It is recorded in books that King Lajjitissa erected 3 altars in marble. King Mahadathika Mahanaga constructed the circular portion of the courtyard made of stone tablets.
(Salapatala courtyard). Ballathanaga constructed the valimaluwa (made of sand), while King Parakramabahu the Great renovated the dagaba.
Thuparamaya – Anuradhapura
Thera Mahinda himself introduced Theravada Buddhism and also chetiya worship to Ceylon. At his request King Devanampiyatissa built Thuparamaya in which was enshrined the collarbone of the Buddha and is considered as the first dagaba built in Ceylon, after the introduction of Buddhism. This chetiya was built in the shape of a heap of paddy. This dagaba was destroyed from time to time. During the reign of King Agbo II it was completely destroyed and the King restored it. What we have today is the construction of the dagaba, done in 1862 AD. As it is today, after several renovations, in the course of the centuries, the monument has a diameter of 59 ft, at the base. The dome is 11 feet and 4 inches in height from the ground, 164 ½ in diameter. The compound is paved with granite and there are 2 rows of stone pillars round the dagaba. During the early period vatadage was built round the dagaba.
Lovamahapaya (Brazen Palce ) – Anuradhapura
Is situated between Ruvanveliseya and Sri Mahabodiya. It is also known as the Brazen Palce or Lohaprasadaya. In ancient times the building included the refectory and the uposathagara (Uposatha house). There was also a simamalake where the sangha assembled on poya days to recite the formula of the confessional.
The famous Lohaprasada built by King Dutugemunu described as an edifice of nine storeys, was a building of this class. One side of the building was 400 ft in length. As the roof was covered with tiles made of bronze, this was known as the Brazen Palace. There are 40 rows, each row consisting of 40 stone pillars and a total of 1600 stone pillars were used for the building. It is believed that it took 6 years for the construction of the building and the plan was brought from the heavens. The building was completely destroyed during the reign of King Saddhatissa.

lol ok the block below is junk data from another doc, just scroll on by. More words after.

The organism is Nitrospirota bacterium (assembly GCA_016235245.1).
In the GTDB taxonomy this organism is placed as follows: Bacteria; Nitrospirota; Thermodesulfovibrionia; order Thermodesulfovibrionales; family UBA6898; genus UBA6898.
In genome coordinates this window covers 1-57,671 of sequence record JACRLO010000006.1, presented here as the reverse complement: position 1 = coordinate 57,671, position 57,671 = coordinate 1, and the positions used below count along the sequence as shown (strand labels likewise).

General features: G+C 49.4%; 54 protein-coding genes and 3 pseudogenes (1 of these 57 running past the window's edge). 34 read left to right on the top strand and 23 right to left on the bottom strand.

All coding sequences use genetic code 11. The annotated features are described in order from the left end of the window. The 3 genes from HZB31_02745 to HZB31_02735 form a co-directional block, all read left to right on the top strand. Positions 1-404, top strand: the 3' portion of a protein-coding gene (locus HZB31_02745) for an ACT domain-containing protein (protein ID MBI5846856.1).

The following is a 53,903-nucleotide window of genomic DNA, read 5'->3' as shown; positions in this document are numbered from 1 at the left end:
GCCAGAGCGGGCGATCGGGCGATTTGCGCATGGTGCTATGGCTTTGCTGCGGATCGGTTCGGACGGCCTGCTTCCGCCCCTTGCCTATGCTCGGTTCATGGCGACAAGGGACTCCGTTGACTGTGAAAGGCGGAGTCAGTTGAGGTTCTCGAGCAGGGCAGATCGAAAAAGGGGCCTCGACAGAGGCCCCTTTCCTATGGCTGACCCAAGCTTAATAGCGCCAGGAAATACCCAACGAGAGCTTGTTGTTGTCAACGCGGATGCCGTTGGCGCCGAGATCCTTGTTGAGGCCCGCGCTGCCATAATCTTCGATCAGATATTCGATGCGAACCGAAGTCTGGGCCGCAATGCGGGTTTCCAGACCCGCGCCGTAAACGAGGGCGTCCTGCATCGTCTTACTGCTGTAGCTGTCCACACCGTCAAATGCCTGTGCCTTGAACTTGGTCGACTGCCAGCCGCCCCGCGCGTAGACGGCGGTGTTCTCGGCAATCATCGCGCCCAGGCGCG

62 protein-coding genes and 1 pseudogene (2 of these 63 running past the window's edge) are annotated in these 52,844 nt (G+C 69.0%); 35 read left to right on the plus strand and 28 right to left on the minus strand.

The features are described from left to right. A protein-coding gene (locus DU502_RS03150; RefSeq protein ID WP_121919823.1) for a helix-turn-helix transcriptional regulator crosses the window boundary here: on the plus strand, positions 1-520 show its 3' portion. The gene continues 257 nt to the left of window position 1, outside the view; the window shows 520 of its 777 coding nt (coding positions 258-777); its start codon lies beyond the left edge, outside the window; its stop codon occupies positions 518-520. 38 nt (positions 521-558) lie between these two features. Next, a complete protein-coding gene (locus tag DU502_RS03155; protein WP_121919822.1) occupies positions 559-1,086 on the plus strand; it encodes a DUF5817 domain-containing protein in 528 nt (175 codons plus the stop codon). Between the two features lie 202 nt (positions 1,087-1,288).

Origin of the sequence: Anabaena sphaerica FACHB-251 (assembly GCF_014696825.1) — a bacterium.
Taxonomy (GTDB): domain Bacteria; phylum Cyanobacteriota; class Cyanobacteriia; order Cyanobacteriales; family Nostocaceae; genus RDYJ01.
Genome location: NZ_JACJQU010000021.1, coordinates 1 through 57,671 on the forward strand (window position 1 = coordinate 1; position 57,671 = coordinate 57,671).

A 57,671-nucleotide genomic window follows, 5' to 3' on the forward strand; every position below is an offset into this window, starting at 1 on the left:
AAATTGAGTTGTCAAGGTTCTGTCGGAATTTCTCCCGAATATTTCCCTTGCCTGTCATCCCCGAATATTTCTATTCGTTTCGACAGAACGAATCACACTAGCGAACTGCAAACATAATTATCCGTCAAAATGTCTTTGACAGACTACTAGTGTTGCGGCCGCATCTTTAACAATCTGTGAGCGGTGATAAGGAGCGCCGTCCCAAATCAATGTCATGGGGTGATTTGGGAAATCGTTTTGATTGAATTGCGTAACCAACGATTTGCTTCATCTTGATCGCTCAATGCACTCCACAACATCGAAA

Abhayagiriya – Anuradhapura
King Valagamba ascended the throne in 103 AD. He waged war with the Tamils and was defeated. When he fled, a Nigantha named Giri shouted words of derisive mockery at him. Later the king collected an army attacked the Tamils by slaying the last of their leaders, and recovered the throne he had lost. It is said that he demolished Nigantaramaya (the temple of the Niganthas) and built the Abhayagiri Vihara in the same premises. Shortly after this event, the monks of the Mahavihara took disciplinary action against one of the bhikkus of the Abhayagiri Vihara, for violating a rule of the vinaya.
Thereafter the bhikkhus of the Abhayagiri Vihara founded a separate sect there. King Valagamba’s reign is marked by an important event – the first schism in Buddhism in Ceylon. Most learned bhikkhus lives in Abhayagiri Vihara. It consisted of a large library. It is recorded that during the reigns of King Voharakatissa and King Gothabhaya this library was destroyed and the heretical monks driven away.